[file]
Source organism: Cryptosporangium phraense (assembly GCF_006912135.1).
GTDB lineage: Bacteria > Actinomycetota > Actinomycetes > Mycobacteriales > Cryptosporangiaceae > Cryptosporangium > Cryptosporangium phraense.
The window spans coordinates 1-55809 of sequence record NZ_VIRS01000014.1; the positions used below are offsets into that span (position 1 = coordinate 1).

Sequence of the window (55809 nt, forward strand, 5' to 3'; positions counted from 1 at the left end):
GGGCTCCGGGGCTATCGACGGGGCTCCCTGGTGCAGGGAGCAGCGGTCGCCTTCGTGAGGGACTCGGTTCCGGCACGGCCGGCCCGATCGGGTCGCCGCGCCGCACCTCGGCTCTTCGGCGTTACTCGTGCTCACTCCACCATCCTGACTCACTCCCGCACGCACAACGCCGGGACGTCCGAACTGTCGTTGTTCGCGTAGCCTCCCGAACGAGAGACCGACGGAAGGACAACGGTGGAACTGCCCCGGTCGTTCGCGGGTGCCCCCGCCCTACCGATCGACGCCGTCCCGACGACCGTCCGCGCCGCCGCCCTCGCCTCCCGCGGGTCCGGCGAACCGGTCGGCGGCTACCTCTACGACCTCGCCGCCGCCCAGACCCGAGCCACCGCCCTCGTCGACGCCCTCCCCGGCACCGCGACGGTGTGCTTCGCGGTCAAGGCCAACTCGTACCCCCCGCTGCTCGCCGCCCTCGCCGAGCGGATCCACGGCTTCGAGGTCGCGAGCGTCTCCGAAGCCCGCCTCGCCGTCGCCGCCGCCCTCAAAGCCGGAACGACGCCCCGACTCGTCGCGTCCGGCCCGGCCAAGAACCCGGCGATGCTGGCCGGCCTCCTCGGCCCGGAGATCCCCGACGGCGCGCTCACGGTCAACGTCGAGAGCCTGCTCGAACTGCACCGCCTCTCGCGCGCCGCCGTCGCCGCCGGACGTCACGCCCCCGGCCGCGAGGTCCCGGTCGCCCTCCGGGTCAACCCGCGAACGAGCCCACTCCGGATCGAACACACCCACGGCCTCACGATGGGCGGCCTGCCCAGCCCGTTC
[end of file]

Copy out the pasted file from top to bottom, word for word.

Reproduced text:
Source organism: Cryptosporangium phraense (assembly GCF_006912135.1).
GTDB lineage: Bacteria > Actinomycetota > Actinomycetes > Mycobacteriales > Cryptosporangiaceae > Cryptosporangium > Cryptosporangium phraense.
The window spans coordinates 1-55809 of sequence record NZ_VIRS01000014.1; the positions used below are offsets into that span (position 1 = coordinate 1).

Sequence of the window (55809 nt, forward strand, 5' to 3'; positions counted from 1 at the left end):
GGGCTCCGGGGCTATCGACGGGGCTCCCTGGTGCAGGGAGCAGCGGTCGCCTTCGTGAGGGACTCGGTTCCGGCACGGCCGGCCCGATCGGGTCGCCGCGCCGCACCTCGGCTCTTCGGCGTTACTCGTGCTCACTCCACCATCCTGACTCACTCCCGCACGCACAACGCCGGGACGTCCGAACTGTCGTTGTTCGCGTAGCCTCCCGAACGAGAGACCGACGGAAGGACAACGGTGGAACTGCCCCGGTCGTTCGCGGGTGCCCCCGCCCTACCGATCGACGCCGTCCCGACGACCGTCCGCGCCGCCGCCCTCGCCTCCCGCGGGTCCGGCGAACCGGTCGGCGGCTACCTCTACGACCTCGCCGCCGCCCAGACCCGAGCCACCGCCCTCGTCGACGCCCTCCCCGGCACCGCGACGGTGTGCTTCGCGGTCAAGGCCAACTCGTACCCCCCGCTGCTCGCCGCCCTCGCCGAGCGGATCCACGGCTTCGAGGTCGCGAGCGTCTCCGAAGCCCGCCTCGCCGTCGCCGCCGCCCTCAAAGCCGGAACGACGCCCCGACTCGTCGCGTCCGGCCCGGCCAAGAACCCGGCGATGCTGGCCGGCCTCCTCGGCCCGGAGATCCCCGACGGCGCGCTCACGGTCAACGTCGAGAGCCTGCTCGAACTGCACCGCCTCTCGCGCGCCGCCGTCGCCGCCGGACGTCACGCCCCCGGCCGCGAGGTCCCGGTCGCCCTCCGGGTCAACCCGCGAACGAGCCCACTCCGGATCGAACACACCCACGGCCTCACGATGGGCGGCCTGCCCAGCCCGTTC